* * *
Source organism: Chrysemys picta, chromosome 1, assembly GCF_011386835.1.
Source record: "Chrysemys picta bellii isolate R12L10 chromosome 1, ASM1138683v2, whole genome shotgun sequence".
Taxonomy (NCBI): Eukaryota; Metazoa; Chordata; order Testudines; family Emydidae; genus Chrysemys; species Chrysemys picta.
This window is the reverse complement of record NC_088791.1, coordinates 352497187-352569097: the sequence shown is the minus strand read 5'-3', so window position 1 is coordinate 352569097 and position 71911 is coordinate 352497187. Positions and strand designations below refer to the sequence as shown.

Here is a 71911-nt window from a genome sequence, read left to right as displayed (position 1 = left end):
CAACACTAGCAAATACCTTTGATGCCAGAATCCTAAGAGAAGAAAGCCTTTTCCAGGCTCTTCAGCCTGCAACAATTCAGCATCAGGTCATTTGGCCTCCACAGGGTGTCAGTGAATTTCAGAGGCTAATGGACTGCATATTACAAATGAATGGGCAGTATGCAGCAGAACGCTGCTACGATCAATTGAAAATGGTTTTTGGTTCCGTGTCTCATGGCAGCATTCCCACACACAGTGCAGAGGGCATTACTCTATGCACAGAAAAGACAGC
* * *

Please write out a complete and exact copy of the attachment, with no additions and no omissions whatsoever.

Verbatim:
Source organism: Chrysemys picta, chromosome 1, assembly GCF_011386835.1.
Source record: "Chrysemys picta bellii isolate R12L10 chromosome 1, ASM1138683v2, whole genome shotgun sequence".
Taxonomy (NCBI): Eukaryota; Metazoa; Chordata; order Testudines; family Emydidae; genus Chrysemys; species Chrysemys picta.
This window is the reverse complement of record NC_088791.1, coordinates 352497187-352569097: the sequence shown is the minus strand read 5'-3', so window position 1 is coordinate 352569097 and position 71911 is coordinate 352497187. Positions and strand designations below refer to the sequence as shown.

Here is a 71911-nt window from a genome sequence, read left to right as displayed (position 1 = left end):
CAACACTAGCAAATACCTTTGATGCCAGAATCCTAAGAGAAGAAAGCCTTTTCCAGGCTCTTCAGCCTGCAACAATTCAGCATCAGGTCATTTGGCCTCCACAGGGTGTCAGTGAATTTCAGAGGCTAATGGACTGCATATTACAAATGAATGGGCAGTATGCAGCAGAACGCTGCTACGATCAATTGAAAATGGTTTTTGGTTCCGTGTCTCATGGCAGCATTCCCACACACAGTGCAGAGGGCATTACTCTATGCACAGAAAAGACAGC